Reginald Cook Anstee, a member of the Chewton Mendip Ansteys, was born in 1893 in Bath to parents George Sage Anstee and Emma Cook. He grew up living at 10 Angel Place, Bath, Somerset and by the 1911 Census he was a house carpenter living at Tunley Road, Dunkerton with his widowed mother.
In late 1915 Reginald married Edith May Weaver in Birmingham – we are not aware of any children of this marriage. Presumably soon after this Reginald signed up for active service during World War One; unfortunately we know very little of his war story because we can find almost none of his documentation. What we do know is that he enlisted at Bath, probably in 1916, and he was living at Peasedown, St John, Somerset at that time. He served with the:
- Middlesex Regiment (Service Number: 238062) as a Private;
- Royal Engineers (Service Number: T/1714) as a Private; and
- Royal Engineers (Service Number: 504499) as a Sapper
We also know that Reginald was a Sapper with the 154th Field Company of the Royal Engineers when he was “killed in action” in Northern France on 6 October 1918 and that he “died of wounds“. He is buried/commemorated in the Grevillers British Cemetery in France, plot reference ‘XVI. C. 10‘.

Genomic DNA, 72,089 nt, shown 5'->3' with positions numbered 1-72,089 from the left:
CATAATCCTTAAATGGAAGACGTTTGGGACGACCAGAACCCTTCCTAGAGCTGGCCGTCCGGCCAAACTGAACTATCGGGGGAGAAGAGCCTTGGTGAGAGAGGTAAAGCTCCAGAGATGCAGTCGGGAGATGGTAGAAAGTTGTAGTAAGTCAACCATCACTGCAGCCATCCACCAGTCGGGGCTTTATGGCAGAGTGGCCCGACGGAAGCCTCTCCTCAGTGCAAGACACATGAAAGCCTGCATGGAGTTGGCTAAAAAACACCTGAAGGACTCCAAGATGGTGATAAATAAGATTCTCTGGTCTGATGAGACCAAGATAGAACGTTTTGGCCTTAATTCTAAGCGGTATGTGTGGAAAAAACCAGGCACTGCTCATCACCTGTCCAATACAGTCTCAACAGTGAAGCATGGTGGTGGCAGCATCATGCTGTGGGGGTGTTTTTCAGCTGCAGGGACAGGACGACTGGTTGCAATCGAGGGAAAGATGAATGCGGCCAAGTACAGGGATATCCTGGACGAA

Finally, we know that for his services Reginald was posthumously awarded the Victory and British War medals.
The 154th Field Company of the Royal Engineers were attached to the 37th Division, as such in late 1918 they would have fought in the following battles in Northern France:
- Battle of Albert: 21 – 23 August 1918
- Battle of Bapaume: 31 August – 3 September 1918
- Battle of Havrincourt: 12 September 1918
- Battle of Canal Du Nord: 27 September – 1 October 1918
It is highly likely therefore that Reginald was seriously wounded in the Battle of Canal Du Nord, dying of his wounds a few days later – however we seek formal verification of this.
Anybody who would like to add anything to this biography, or can elaborate on Reginald’s war story, please contact us at email@example.com.